BYLINE: Gord McLaughlin
Four years ago, producer Linda Schuyler wasn’t confident that she could saddle up her Degrassi franchise for yet another series, recalls CTV president of programming Susanne Boyce.
What helped to light Schuyler’s fire, Boyce reveals, was a declaration by CTV CEO Ivan Fecan. “I miss Joey,” he said, referring to one of Degrassi Junior High’s most beloved characters, the joker Joey Jeremiah (Pat Mastroianni). Fecan was a longtime franchise fan – in fact, he was the programmer at the CBC who elevated the original Kids of Degrassi Street to primetime.
Now that Degrassi: The Next Generation ranks as CTV’s top-rated homegrown drama, pulling in around 660,000 viewers per week, everyone is grateful that Fecan missed Joey.
Boyce recalls the pivotal pitch meeting back in 2001. Schuyler and Stephen Stohn, the wife-and-husband team behind prodco Epitome Pictures, were keen on selling a soap to CTV.
“After I heard the pitch,” says Boyce, “I said, ‘You’re not finished with Degrassi. You’ve got something more in there.’ When Linda spoke about Degrassi, she was so impassioned, but she wasn’t so sure there was audience interest.”
Now there’s no doubt, as this fall’s heavily promoted Degrassi “back-to-school” merchandise can attest to. As an equity partner, CTV gets a cut of every binder and notebook sold. Boyce says the expansion of the Degrassi brand exemplifies the entrepreneurial vision behind Epitome.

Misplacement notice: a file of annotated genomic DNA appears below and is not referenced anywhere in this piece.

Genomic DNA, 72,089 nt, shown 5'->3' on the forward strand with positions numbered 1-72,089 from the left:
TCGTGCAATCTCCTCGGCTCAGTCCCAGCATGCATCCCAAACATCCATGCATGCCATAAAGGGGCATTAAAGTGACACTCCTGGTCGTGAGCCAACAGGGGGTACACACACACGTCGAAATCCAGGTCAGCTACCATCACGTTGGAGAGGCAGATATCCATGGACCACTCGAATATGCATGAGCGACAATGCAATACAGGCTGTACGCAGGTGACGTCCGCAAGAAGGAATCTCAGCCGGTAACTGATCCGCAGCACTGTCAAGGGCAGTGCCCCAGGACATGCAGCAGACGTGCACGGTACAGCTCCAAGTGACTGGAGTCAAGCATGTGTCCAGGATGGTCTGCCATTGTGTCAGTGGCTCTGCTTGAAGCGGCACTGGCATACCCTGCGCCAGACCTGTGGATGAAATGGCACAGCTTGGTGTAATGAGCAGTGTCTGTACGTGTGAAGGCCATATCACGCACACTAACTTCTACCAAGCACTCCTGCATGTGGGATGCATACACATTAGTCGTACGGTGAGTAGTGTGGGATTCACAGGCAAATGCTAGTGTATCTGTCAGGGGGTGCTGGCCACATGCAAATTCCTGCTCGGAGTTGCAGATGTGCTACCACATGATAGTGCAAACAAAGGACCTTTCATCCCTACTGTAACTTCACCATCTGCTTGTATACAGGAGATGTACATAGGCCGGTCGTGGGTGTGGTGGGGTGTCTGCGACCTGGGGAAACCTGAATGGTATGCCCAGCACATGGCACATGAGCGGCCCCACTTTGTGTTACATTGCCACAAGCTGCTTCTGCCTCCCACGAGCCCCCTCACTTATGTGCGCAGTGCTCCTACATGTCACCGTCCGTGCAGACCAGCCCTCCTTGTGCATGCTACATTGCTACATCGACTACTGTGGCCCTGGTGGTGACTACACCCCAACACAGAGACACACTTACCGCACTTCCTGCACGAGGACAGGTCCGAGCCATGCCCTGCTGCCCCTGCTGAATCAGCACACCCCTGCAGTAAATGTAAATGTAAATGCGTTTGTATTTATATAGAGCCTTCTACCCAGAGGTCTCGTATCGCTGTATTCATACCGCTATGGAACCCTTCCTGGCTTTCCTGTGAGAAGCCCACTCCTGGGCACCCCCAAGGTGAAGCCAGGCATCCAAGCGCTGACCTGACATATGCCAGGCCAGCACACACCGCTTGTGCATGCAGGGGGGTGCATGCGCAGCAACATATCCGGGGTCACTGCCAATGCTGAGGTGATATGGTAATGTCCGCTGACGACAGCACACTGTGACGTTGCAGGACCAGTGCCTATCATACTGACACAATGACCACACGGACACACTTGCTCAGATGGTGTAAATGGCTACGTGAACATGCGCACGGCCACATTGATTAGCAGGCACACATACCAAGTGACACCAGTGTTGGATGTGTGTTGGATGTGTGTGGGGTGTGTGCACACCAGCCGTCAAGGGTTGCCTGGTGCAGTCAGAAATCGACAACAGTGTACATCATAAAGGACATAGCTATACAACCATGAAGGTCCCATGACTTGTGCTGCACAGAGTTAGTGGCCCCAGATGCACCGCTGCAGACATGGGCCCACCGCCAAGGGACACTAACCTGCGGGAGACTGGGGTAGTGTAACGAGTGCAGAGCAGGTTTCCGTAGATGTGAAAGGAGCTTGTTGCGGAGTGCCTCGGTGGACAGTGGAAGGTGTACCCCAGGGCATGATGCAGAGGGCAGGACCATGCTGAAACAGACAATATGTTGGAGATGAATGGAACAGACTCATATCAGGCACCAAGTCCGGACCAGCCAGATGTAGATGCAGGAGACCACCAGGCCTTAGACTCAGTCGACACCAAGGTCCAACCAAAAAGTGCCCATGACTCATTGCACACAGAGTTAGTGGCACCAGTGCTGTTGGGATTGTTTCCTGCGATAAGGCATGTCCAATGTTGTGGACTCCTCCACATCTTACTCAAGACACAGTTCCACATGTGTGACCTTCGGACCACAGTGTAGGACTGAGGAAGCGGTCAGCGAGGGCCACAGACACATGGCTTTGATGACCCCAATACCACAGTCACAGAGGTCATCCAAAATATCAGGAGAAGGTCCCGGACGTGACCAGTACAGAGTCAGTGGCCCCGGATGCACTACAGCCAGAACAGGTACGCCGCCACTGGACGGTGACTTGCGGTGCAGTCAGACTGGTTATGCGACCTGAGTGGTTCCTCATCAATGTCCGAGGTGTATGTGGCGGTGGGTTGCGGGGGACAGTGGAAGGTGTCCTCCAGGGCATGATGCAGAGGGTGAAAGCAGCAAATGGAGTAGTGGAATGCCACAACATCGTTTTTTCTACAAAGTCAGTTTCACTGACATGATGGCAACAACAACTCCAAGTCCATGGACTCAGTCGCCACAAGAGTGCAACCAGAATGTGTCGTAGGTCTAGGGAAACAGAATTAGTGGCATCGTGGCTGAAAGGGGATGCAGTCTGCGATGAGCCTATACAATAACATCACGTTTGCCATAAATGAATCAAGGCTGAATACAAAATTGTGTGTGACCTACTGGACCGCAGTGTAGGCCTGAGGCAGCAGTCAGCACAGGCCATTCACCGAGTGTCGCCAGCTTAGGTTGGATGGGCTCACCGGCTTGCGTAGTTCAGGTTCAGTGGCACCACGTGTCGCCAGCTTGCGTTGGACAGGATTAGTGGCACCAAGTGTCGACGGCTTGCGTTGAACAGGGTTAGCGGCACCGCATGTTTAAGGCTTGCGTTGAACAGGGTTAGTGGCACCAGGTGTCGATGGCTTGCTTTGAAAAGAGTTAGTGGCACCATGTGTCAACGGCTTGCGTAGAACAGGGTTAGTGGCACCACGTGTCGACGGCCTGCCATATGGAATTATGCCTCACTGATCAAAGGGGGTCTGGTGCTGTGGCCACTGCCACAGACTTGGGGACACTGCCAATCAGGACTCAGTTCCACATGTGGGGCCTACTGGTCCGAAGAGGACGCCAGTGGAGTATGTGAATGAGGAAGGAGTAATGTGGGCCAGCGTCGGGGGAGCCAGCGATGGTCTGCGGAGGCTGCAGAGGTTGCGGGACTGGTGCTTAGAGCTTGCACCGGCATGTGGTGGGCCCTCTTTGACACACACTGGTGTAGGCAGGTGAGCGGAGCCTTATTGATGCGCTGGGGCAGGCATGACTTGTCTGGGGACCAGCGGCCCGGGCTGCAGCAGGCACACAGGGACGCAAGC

“They look beyond the 30 minutes of the TV show,” says Boyce. “They’re very focused in a business and a creative way. That’s really unusual.”
For example, Boyce believes that Epitome pioneered the use of websites – in partnership with Toronto’s Snap Media – to promote and develop followings for series characters.
CTV’s relationship with Epitome expanded last season when it picked up the prodco’s Instant Star series. Stohn, who is counsel for CTV’s Canadian Idol and a songwriter in his own right, conceived of the teen drama about the winner of an Idol-type contest.
Schuyler explains that the relationship between CTV and Epitome has been bolstered by regulatory conditions placed on the merger that created CTV parent Bell Globemedia. CTV had promised to make extra money available to extend the number of episodes per season for some Canadian series – in this case from the normal 13 to an extraordinary 22.
“That has allowed CTV to come in as an equity partner on episodes 14 to 22,” says Schuyler. “And because the show has done well internationally, it’s wonderful for us to be able to write cheques to people and say, ‘Thank you for believing.'”